Joy 'n' pain

CAMERON MAXWELL -- Calgary Sun

, Last Updated: 7:07 AM ET

By shattering the track record on the very first run of the day, Calgary's Jeff Pain left no doubt as to who would capture the 2005 world skeleton championship.

Even though there were still 52 more runs to come from the world's best yesterday, Pain had his second world championship title in the bag when he became the first person to break the 56-second mark at Canada Olympic Park, tearing up the track in 55.75 seconds.

Pain's final run was a formality as he obliterated the field with a four-heat combined time of three minutes 44.52 seconds.

Another Calgarian, Duff Gibson, claimed the bronze in 3:45.82, with Switzerland's Gregor Staehli taking the silver in 3:45.32.

And Pain knows what the other athletes felt like with the daunting task of trying to beat him.

"I had former world champion Ryan Davenport do that to me six or seven years ago," said Pain, 30, who won his first world title in 2003.

"I was chasing him and he ripped one off -- he did the first 56 ever -- and I remember thinking 'I can't go that fast,' so I had a little bit of an advantage today if I could lay down a good run.

"I've been in that situation, so that helped me."

Pain, who also broke the record Sunday, didn't realize just how big his lead was heading into his final run because he chose not to check the scoreboard.

"I had a rough idea," he said. "I figured it was around three-tenths of a second but it was five-tenths and my coach, Willy Schneider, when he won worlds in St. Mortiz, didn't look at the board, so I thought I'd try that."

Pain, whose wife and two kids cheered him on, thanked the COP crew for setting a perfect track and allowing him to get under 56 seconds.

"That's been my goal for a lot of years. That was a very special run," said Pain, adding it's the best he's slid in his career.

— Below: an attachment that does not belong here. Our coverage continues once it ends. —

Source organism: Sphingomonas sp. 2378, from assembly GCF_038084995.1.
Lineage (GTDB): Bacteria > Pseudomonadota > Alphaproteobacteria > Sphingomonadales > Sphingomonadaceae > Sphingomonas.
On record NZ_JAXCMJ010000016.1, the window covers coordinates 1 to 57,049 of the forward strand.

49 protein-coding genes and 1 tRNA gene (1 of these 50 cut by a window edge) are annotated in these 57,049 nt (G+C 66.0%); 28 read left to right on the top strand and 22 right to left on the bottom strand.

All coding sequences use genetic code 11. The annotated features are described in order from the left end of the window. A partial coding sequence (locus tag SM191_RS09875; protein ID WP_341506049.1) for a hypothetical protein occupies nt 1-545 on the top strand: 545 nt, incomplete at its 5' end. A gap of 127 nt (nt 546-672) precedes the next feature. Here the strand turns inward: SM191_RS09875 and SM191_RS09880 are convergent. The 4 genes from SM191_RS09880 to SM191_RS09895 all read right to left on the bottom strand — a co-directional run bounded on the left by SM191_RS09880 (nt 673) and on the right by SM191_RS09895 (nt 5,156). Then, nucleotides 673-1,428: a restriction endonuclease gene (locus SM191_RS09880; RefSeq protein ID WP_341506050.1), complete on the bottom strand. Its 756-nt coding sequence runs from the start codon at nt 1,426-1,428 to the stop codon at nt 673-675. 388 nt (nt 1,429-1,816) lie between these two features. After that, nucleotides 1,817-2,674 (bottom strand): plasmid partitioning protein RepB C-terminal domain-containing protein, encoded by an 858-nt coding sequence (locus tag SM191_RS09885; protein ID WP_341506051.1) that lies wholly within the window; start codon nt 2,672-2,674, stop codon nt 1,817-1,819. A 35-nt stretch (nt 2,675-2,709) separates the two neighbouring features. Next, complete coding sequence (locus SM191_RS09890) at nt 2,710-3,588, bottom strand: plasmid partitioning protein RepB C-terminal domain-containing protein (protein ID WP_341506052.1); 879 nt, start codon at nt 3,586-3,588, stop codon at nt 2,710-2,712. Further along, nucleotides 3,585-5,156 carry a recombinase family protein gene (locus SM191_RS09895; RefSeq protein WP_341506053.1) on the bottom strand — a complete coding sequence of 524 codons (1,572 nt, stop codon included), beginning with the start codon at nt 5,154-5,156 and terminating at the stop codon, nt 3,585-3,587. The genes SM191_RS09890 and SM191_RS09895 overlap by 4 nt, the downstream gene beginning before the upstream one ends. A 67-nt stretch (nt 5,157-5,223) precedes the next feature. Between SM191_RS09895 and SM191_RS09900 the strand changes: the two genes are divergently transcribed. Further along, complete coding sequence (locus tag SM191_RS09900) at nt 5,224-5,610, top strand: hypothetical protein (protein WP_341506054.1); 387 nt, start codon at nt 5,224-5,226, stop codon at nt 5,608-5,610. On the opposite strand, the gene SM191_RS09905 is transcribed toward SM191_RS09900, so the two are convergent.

Pain, who also won the overall World Cup title earlier this season, credited much of his success this season, aside from being healthy, to having a better relationship with his teammates, especially Gibson, after they viewed each other as rivals and didn't share information over the last several years.

Things got so tense Pain almost quit last season.

"I take a lot of blame on myself because it was a lot of me insulating myself from the team and I learned a lot of lessons last year when I broke my foot," he said.

"I felt I wasn't part of the team," he added, noting a meeting last summer with Gibson and Paul Boehm helped smooth things out.

After watching his teammate's amazing run, Gibson, who was third heading into the final two runs, knew the gold medal belonged to Pain.

"As soon as Jeff did his run this morning, I knew that was going to be tough to beat," said Gibson, 38, last year's world champion.

Calgary's Kelly Forbes, a national-team rookie, showed the future's bright for the men's skeleton team by finishing 11th.

Boehm settled for 25th, thanks mostly to a disastrous start on Sunday's second run when he stepped on his sled.


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